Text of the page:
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This page lists the few points which the widely divergent schools of economic thought can agree upon. Each school starts from a different set of philosophical assumptions, has different goals, and uses different methods. This one of the myriad reasons why economics is sometimes called "the dismal science". [[note]]The origin of the term, "the dismal science" for economics, is from how during the time of slavery, John Stuart Mill and his fellow economists supported the equality between all men and the abolishment of the slavery, and Thomas Carlyle was afraid that the economics would cause the decadence of the society. [[http://aprendeenlinea.udea.edu.co/revistas/index.php/lecturasdeeconomia/article/viewFile/7874/7415 Source (in Spanish)]][[/note]].

to:

This page lists the few points which the widely divergent schools of economic thought can agree upon. Each school starts from a different set of philosophical assumptions, has different goals, and uses different methods. This one of the myriad reasons why economics is sometimes called "the dismal science". [[note]]The origin of the term, "the dismal science" for economics, term is from how during the time of slavery, John Stuart Mill and his fellow economists supported the equality between all men and the abolishment abolition of the slavery, and Thomas Carlyle was afraid that the economics would cause lead to the decadence decline of the society. [[http://aprendeenlinea.udea.edu.co/revistas/index.php/lecturasdeeconomia/article/viewFile/7874/7415 Source (in Spanish)]][[/note]].
5th Mar '17 3:03:06 AM MAI742
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* '''We feel that things we own are more valuable''' than things we don't - even if their objective value is identical. This can even apply to things that we only ''imagine'' ourselves owning, such as a vivid fantasy of us winning the lottery. This is one bias which drives us to the SunkCostFallacy, along with...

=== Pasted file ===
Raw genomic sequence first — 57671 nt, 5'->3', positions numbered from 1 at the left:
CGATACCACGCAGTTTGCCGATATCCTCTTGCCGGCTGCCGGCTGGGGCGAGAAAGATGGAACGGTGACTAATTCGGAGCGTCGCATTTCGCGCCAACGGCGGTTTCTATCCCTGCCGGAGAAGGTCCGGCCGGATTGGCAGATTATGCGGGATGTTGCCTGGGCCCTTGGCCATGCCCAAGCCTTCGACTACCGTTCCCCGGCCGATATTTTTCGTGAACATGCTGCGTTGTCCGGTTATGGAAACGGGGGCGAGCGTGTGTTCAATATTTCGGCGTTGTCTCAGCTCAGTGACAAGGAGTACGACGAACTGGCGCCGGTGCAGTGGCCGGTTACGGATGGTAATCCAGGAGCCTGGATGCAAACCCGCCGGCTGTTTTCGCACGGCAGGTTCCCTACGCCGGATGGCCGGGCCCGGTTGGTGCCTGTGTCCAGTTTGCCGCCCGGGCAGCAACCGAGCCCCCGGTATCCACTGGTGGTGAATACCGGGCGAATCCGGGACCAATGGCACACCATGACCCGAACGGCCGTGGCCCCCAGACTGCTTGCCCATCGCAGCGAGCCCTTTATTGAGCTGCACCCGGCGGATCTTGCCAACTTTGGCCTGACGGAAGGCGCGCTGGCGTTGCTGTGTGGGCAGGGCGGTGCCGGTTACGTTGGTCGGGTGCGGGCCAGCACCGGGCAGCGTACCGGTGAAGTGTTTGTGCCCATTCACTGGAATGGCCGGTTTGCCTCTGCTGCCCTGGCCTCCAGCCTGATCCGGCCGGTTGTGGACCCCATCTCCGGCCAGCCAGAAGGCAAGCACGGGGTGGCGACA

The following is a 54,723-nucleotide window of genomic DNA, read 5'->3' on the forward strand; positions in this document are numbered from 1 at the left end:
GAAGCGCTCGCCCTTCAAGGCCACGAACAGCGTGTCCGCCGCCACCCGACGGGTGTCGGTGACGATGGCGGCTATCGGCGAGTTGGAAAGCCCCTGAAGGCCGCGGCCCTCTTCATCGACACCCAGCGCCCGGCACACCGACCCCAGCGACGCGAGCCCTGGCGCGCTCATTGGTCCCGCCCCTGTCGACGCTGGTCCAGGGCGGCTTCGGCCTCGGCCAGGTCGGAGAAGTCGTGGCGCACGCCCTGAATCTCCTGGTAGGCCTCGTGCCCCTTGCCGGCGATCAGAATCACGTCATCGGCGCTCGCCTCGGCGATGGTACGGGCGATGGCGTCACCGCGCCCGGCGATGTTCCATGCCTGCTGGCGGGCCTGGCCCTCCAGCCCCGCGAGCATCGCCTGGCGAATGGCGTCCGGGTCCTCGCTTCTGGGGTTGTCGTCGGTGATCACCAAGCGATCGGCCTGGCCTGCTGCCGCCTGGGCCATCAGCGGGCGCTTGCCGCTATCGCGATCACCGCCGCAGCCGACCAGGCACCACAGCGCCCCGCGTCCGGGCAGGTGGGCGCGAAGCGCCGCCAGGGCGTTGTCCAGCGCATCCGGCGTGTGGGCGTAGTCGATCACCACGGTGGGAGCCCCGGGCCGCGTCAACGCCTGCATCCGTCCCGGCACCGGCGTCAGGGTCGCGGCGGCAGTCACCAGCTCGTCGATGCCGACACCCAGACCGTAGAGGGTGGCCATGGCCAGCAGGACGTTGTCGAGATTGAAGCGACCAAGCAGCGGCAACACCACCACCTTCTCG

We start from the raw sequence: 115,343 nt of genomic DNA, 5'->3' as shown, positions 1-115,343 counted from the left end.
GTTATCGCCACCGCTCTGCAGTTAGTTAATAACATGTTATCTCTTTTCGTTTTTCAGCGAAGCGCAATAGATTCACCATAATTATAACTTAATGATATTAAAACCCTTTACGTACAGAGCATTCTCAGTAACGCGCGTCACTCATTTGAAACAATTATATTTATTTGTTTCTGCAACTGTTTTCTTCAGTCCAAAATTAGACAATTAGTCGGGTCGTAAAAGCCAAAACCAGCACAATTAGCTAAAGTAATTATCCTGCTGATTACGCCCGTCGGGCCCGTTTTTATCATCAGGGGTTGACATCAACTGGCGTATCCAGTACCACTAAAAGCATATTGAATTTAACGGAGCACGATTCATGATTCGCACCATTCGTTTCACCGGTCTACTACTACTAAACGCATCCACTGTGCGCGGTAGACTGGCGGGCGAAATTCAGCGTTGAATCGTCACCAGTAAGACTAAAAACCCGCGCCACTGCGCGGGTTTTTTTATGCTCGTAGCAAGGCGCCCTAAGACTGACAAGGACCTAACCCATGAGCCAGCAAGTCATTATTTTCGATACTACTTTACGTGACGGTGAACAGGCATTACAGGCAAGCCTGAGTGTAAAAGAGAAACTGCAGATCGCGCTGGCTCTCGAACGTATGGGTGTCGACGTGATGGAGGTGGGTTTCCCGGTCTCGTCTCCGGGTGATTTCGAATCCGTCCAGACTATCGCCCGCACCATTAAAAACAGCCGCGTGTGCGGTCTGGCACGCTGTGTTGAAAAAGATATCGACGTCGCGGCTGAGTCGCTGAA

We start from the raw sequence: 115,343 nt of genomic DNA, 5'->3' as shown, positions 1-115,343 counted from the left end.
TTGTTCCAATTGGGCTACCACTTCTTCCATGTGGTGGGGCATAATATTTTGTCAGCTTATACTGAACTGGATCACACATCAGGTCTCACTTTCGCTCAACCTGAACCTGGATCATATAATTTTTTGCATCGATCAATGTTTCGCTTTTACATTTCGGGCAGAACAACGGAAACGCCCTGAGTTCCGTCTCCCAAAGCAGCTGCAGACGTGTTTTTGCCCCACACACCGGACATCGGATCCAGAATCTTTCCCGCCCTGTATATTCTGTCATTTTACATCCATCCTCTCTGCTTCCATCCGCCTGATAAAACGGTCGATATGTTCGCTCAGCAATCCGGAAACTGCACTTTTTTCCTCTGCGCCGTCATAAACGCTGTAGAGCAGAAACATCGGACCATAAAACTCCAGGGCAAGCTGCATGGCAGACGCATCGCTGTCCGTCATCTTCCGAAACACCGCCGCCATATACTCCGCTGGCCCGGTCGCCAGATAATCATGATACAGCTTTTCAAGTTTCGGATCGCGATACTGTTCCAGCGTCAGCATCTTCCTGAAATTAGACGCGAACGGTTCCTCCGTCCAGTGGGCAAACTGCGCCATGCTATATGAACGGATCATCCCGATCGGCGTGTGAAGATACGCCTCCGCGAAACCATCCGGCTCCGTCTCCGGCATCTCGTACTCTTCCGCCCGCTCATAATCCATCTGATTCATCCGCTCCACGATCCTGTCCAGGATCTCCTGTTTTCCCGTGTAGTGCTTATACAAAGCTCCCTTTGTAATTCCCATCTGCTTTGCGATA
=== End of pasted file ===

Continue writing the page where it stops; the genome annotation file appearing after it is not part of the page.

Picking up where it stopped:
to:

* '''We feel that things we own are more valuable''' than things we don't - even if their objective value is identical. This can even apply to things that we only ''imagine'' ourselves owning, such as a vivid fantasy of us winning the lottery.becoming rich - a key part of most sales pitches for Pyramid/Ponzi Schemes. This is one bias which drives us to the SunkCostFallacy, along with...
4th Mar '17 3:23:05 AM MAI742
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AsYouKnow, this list doesn't even begin to touch the shortcomings in our perception [[note]] Hold out your thumb at arm's-length. See your thumbnail? That's the portion of your field of view which you actually see in sufficient detail for these words to be legible. Everything else you think you can see? That's just your brain combining (1) eye-signals giving a vague sense of motion and shape and colour with (2) your working memory of what you expect to see there [[/note]], our mental perception (e.g. ConfirmationBias), and our memories themselves. See UsefulNotes/Psychology for more details or, better yet, get your hands on some actual books on it.

to:

AsYouKnow, this list doesn't even begin to touch the shortcomings in our perception [[note]] Hold out your thumb at arm's-length. See your thumbnail? That's the portion of your field of view which you actually see in sufficient detail for these words to be legible. Everything else you think you can see? That's just your brain combining (1) eye-signals giving a vague sense of motion and shape and colour with (2) your working memory of what you expect to see there [[/note]], our mental perception (e.g. ConfirmationBias), and our memories themselves. See UsefulNotes/Psychology UsefulNotes/{{Psychology}} for more details or, better yet, get your hands on some actual books on it.
4th Mar '17 3:21:04 AM MAI742